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European equities are broadly lower today, ensuring that yesterday’s trade-truce rally was short-lived. Global stocks had started the week in a buoyant mood following reports that the presidents of the US and China, who met at the G20 summit in Argentina at the weekend, had agreed to temporarily refrain from escalating the trade war. In the absence of any further detail, however, Asian markets retreated overnight, none more so than Japan’s Topix index, down 2.3%.
The US yield curve, made up of different yields of Treasury bonds, has inverted for the first time in a decade. The yield curve is closely watched by investors and an inversion – when short-term yields rise above longer-term yields – is seen as a potential predictor of a US recession. The dollar has weakened, particularly against the Japanese yen and Chinese renminbi.
Meanwhile sterling is outperforming today after a senior member of the European Court of Justice said that the UK could ‘unilaterally revoke Article 50’ and stop the Brexit process. This is contrary to previous declaration by the EU and Theresa May, who insisted that all 27 EU member states would have to agree.
According to the Bank of England, Britain’s biggest banks have survived stress tests that show they could withstand a hard Brexit or another financial crisis and still perform a lending function. Barclays and Lloyds suffered the most in the simulation, but the Bank said that there were no “capital inadequacies”.
Black Friday, the week-long discounting phenomenon, produced mixed results for high-street and online retailers in the UK. Visits to physical stores fell by 6.5% compared to last year, while overall online sales growth was 30.8%.
French President Emmanuel Macron has been forced to give in to the worst riots the country has seen in decades, scrapping plans to increase fuel prices. It is a surrender that Macron had previously said he would never make and he has been critical of his predecessors for succumbing to protests.
Finally, oil prices are rising this week, with hope building of an OPEC production cut being agreed when it meets later this week.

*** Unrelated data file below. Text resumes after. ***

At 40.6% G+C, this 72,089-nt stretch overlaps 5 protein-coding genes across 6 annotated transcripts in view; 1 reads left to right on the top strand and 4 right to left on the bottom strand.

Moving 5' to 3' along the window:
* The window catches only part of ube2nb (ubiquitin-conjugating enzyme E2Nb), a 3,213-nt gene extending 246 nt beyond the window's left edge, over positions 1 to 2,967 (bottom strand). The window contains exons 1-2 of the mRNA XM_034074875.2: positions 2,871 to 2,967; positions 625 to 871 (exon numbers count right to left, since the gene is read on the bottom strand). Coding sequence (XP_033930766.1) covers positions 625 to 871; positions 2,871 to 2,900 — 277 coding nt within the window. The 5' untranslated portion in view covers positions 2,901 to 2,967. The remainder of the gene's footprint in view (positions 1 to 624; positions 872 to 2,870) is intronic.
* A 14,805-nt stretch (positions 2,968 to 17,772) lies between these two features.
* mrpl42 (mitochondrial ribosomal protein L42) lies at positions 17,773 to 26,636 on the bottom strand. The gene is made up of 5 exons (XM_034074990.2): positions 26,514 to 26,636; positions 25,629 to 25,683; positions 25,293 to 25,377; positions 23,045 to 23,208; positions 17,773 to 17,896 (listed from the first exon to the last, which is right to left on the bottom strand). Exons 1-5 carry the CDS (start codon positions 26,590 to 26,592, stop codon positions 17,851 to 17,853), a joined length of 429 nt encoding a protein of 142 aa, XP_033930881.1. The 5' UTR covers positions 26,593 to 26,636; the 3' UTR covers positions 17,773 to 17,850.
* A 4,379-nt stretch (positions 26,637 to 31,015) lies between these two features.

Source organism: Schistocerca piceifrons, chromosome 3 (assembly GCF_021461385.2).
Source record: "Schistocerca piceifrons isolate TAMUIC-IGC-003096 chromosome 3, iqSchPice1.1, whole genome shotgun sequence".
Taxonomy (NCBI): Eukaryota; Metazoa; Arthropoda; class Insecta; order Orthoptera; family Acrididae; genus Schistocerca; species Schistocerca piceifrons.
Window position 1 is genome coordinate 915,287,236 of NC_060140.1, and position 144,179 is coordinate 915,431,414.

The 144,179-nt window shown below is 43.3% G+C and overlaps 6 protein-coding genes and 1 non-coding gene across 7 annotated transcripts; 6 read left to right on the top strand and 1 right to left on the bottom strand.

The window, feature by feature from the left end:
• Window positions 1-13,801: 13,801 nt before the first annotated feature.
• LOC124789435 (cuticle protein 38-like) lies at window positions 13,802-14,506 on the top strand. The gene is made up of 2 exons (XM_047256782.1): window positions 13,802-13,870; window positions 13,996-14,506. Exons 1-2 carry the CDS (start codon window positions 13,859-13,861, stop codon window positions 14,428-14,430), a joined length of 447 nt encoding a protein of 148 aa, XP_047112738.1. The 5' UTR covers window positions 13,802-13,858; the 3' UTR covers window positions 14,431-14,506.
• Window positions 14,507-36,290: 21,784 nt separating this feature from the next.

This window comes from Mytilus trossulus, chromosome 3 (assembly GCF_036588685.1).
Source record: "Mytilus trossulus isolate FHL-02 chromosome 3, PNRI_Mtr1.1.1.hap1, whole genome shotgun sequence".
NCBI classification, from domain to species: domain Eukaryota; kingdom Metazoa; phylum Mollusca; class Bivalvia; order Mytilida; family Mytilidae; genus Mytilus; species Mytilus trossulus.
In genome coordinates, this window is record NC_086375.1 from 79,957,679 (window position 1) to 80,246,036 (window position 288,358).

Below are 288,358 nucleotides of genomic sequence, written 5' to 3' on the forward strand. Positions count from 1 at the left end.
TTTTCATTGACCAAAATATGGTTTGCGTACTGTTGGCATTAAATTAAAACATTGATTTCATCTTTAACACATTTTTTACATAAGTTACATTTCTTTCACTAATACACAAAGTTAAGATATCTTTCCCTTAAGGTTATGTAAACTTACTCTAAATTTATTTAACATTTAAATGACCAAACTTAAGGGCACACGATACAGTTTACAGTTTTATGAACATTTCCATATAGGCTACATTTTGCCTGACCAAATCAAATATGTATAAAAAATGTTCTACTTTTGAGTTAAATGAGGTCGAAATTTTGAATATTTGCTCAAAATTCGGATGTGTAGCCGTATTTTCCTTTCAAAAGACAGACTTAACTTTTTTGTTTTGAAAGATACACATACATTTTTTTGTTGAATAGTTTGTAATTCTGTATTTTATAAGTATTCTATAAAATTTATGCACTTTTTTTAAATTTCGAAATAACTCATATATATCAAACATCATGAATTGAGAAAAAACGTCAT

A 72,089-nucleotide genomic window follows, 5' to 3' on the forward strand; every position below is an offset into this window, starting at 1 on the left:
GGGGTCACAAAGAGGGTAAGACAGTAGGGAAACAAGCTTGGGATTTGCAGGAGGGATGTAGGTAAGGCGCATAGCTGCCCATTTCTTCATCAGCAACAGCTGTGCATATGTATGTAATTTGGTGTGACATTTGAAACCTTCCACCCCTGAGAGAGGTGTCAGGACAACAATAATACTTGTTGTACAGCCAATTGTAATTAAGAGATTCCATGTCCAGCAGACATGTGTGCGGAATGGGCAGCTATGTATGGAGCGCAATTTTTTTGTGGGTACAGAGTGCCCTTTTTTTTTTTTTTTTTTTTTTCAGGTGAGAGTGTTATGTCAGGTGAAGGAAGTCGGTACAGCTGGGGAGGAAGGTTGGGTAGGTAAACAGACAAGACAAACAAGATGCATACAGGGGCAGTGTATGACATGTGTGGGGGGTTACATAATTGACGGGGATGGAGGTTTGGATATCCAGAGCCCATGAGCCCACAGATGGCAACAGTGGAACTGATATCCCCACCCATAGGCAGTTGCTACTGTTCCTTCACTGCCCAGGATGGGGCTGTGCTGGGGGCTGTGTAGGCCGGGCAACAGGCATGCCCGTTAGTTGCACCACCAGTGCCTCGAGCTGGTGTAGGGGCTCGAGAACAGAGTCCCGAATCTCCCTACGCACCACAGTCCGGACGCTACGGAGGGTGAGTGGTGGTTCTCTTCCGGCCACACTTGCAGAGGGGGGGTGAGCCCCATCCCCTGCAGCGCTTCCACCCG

|Share||Closing Values at 1/10/18||Year high||Year low|
|DJ Industrial Average||25,826||26,952||23,345|
|UK Gifts||% Yield||Price|
|FOREX versus US Dollar||Last||% Change**|
|Commodities||Price (USD)||Change**||% Change**|
|Brent Crude Oil||61.69||1.48||2.4|
IG Group, the financial derivatives trading platform, has warned that it expects revenue in the first half of its fiscal year to fall 6% from record levels. IG blame new measures from the European Securities and Markets Authority, which are aimed at preventing investors from taking on risks they could not afford.
In an update this morning, Ferguson revealed that its first-quarter profit rose by 9.9%, led by a boost from its dominant US business. The world’s largest heating and plumbing equipment supplier is banking on its North American operations to drive growth as its British unit suffers from a slowing demand for house repairs.
Victrex, the UK polymer maker, revealed this morning that it is stockpiling extra raw materials ahead of Brexit. It has also secured more warehousing for finished goods in Europe and China. As for results, the company posted a 15% rise in full-year profit from a 12% rise in revenue, 98% of which comes from outside the UK.
Executive pay at Royal Dutch Shell, the oil giant, will be tied to targets for reducing carbon emissions. Shell had previously warned that binding targets would be “foolhardy”, but has now bowed to significant shareholder pressure.
Uber is considering a multibillion-dollar deal to acquire an electric scooter start-up which allows people to hire them and then park them anywhere. The taxi company is reportedly looking at Lime and Bird, two companies which have had success in Silicon Valley. Both have denied any interest.
Sales at the UK pub chain Greene King have been boosted by Brexit “boredom”, its chief executive has claimed. Britons, fed up with Brexit commentary, have been heading for a drink instead, helping like-for-like sales in the six months to October increase by 2.7%.
|Date||Category||Country||Event||Reuters poll||Prior estimate|
|4/12/18||Surveys & Cyclical||United Kingdom||United Kingdom-PMI Construction - Markit/CIPS Cons PMI||52.5||53.2|
|5/12/18||Surveys & Cyclical||France||France-PMI Services/Composite - Markit Comp PMI||54||54.1|
|5/12/18||Surveys & Cyclical||Eurozone||Euro Zone-PMI Services - Markit Composite Final PMI||52.4||53.1|
|5/12/18||Surveys & Cyclical||United Kingdom||United Kingdom-PMI Services - Markit/CIPS Serv PMI||52.5||52.2|
|5/12/18||Consumer Sector||Eurozone||Euro Zone-Retail Sales - Retail Sales YY||2.10%||0.80%|
|5/12/18||Labour Market||United States||United States-ADP - ADP National Employment||195k||227k|
|6/12/18||Surveys & Cyclical||Japan||Japan-All Households Spending - All Household Spding YY||1.40%||-1.60%|
|7/12/18||Industry Sector||France||France-Industrial output - Industrial Output MM||0.70%||-1.80%|
|7/12/18||Labour Market||Eurozone||Euro Zone-Employment - Employment YY||1.30%||1.50%|
|8/12/18||External Sector||China (Mainland)||China (Mainland)-Trade - Exports YY||10%||15.60%|
|9/12/18||Prices||China (Mainland)||China (Mainland)-Inflation - CPI YY||2.40%||2.50%|
|10/12/18||Surveys & Cyclical||China (Mainland)||China (Mainland)-Money and lending - Outstanding Loan Growth||13%||13.10%|
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